‘… with the new theory of electrodynamics we are rather forced to have an aether.’ – P.A.M. Dirac, ‘Is There an Aether?,’ Nature, v.168, 1951, p.906. See also Dirac’s paper in Proc. Roy. Soc. v.A209, 1951, p.291.
‘It has been supposed that empty space has no physical properties but only geometrical properties. No such empty space without physical properties has ever been observed, and the assumption that it can exist is without justification. It is convenient to ignore the physical properties of space when discussing its geometrical properties, but this ought not to have resulted in the belief in the possibility of the existence of empty space having only geometrical properties... It has specific inductive capacity and magnetic permeability.’ - Professor H.A. Wilson, FRS, Modern Physics, Blackie & Son Ltd, London, 4th ed., 1959, p. 361.
‘Scientists have thick skins. They do not abandon a theory merely because facts contradict it. They normally either invent some rescue hypothesis to explain what they then call a mere anomaly or, if they cannot explain the anomaly, they ignore it, and direct their attention to other problems. Note that scientists talk about anomalies, recalcitrant instances, not refutations. History of science, of course, is full of accounts of how crucial experiments allegedly killed theories. But such accounts are fabricated long after the theory had been abandoned. ... What really count are dramatic, unexpected, stunning predictions: a few of them are enough to tilt the balance; where theory lags behind the facts, we are dealing with miserable degenerating research programmes.
‘Now, how do scientific revolutions come about? If we have two rival research programmes, and one is progressing while the other is degenerating, scientists tend to join the progressive programme. This is the rationale of scientific revolutions. ... Criticism is not a Popperian quick kill, by refutation. Important criticism is always constructive: there is no refutation without a better theory. Kuhn is wrong in thinking that scientific revolutions are sudden, irrational changes in vision. The history of science refutes both Popper and Kuhn: on close inspection both Popperian crucial experiments and Kuhnian revolutions turn out to be myths: what normally happens is that progressive research programmes replace degenerating ones.’ - Imre Lakatos, Science and Pseudo-Science, pages 96-102 of Godfrey Vesey (editor), Philosophy in the Open, Open University Press, Milton Keynes, 1974.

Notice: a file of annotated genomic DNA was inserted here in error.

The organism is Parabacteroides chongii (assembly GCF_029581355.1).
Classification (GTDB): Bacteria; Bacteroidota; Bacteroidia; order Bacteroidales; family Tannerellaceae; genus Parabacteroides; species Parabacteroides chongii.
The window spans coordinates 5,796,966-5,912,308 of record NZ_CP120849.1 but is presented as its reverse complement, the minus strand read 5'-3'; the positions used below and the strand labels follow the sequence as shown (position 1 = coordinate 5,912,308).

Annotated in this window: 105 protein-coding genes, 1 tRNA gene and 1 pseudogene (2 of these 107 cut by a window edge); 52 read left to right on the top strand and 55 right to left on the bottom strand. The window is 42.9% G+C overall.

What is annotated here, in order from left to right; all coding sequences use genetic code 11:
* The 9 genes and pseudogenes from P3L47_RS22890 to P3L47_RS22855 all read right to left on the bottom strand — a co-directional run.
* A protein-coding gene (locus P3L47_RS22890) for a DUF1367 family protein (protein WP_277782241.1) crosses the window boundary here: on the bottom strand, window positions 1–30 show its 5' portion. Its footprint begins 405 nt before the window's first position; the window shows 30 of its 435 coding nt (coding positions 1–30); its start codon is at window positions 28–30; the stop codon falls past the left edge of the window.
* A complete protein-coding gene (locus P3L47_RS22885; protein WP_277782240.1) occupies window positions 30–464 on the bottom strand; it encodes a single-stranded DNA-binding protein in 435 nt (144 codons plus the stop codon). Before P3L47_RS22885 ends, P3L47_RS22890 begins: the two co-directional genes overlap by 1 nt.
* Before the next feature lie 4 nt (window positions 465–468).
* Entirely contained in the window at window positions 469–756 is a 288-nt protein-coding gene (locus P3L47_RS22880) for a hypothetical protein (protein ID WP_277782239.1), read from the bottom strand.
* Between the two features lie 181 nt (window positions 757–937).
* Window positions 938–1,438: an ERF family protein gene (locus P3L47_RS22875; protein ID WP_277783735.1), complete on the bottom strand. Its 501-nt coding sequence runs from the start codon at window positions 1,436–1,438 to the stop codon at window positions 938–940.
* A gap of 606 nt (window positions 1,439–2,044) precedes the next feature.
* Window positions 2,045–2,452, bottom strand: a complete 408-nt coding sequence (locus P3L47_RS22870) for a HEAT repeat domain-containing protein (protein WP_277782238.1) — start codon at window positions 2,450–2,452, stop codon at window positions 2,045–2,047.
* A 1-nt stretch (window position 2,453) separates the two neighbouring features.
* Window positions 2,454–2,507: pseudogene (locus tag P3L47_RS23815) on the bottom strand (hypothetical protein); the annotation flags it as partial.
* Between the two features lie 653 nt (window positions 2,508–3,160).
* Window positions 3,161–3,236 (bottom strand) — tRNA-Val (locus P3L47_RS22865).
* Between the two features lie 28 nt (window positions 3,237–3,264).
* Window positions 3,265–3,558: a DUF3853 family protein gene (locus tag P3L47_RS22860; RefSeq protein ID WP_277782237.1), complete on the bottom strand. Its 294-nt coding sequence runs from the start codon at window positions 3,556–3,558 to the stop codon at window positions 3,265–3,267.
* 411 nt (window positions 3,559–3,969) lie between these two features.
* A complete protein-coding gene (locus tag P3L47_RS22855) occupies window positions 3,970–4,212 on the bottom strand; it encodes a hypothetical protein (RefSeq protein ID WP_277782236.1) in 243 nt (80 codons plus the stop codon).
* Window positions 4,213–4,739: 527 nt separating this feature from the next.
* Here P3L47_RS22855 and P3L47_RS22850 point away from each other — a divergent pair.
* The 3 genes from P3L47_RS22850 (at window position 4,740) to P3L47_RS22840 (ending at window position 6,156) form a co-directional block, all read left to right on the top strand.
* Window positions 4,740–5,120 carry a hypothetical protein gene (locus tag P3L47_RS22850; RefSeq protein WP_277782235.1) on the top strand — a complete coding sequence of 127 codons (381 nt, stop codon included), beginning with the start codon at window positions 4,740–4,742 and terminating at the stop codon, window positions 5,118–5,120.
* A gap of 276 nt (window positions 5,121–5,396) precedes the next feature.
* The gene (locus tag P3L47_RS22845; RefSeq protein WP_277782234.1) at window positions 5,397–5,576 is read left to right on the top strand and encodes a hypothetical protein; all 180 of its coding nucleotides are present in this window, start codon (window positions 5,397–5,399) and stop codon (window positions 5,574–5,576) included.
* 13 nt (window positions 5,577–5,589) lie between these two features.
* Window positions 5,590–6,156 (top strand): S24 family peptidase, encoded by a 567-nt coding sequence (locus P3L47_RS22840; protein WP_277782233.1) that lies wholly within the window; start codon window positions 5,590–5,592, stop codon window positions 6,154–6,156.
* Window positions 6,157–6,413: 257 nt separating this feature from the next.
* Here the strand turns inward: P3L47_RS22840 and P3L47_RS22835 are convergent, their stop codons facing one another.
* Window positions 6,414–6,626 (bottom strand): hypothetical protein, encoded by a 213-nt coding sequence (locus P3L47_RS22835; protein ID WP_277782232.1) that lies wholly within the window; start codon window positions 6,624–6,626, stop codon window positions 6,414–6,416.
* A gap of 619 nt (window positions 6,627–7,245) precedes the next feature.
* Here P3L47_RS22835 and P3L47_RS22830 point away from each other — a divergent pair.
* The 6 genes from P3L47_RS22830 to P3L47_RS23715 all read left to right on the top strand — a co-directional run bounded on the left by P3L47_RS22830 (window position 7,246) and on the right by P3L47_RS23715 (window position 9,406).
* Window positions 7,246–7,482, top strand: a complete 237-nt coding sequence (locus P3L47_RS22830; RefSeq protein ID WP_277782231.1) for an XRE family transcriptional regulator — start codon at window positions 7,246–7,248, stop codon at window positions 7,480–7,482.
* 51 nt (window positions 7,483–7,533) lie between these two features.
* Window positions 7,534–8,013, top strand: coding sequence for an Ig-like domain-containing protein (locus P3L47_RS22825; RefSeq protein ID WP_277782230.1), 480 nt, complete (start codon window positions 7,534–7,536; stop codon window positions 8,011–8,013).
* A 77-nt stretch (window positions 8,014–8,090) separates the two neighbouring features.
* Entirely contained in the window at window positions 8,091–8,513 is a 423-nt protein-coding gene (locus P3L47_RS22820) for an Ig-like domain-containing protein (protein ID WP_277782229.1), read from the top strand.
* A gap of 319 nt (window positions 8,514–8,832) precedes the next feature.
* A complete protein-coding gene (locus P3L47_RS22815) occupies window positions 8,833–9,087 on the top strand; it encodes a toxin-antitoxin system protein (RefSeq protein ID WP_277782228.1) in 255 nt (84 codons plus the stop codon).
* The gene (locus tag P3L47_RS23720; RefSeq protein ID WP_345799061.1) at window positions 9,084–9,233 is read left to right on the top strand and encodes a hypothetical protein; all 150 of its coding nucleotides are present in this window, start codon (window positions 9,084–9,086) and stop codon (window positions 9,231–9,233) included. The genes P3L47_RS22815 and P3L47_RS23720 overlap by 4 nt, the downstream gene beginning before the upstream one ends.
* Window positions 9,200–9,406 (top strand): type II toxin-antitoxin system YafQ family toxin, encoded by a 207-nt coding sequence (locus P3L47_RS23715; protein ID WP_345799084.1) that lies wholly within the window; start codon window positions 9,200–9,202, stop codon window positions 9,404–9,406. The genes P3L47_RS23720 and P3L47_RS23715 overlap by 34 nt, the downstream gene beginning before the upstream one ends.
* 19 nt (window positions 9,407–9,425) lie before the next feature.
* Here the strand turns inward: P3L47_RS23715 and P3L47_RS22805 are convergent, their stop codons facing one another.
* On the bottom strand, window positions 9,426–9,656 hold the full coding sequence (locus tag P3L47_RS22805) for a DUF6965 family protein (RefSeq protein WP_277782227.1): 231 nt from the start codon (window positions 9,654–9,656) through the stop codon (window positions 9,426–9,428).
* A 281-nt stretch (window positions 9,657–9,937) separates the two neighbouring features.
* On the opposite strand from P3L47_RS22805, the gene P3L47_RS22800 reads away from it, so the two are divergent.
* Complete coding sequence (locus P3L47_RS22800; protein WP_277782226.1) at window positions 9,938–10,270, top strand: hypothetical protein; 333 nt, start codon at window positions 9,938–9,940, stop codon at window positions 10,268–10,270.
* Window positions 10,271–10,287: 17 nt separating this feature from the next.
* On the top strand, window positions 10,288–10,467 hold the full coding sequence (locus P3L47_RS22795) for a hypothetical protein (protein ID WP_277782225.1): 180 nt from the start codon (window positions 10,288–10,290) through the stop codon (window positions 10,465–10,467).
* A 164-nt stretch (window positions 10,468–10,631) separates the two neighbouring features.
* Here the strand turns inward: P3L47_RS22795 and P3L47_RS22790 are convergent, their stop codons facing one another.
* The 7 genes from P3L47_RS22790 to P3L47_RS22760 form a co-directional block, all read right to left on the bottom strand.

‘All charges are surrounded by clouds of virtual photons, which spend part of their existence dissociated into fermion-antifermion pairs. The virtual fermions with charges opposite to the bare charge will be, on average, closer to the bare charge than those virtual particles of like sign. Thus, at large distances, we observe a reduced bare charge due to this screening effect.’ – I. Levine, D. Koltick, et al., Physical Review Letters, v.78, 1997, no.3, p.424.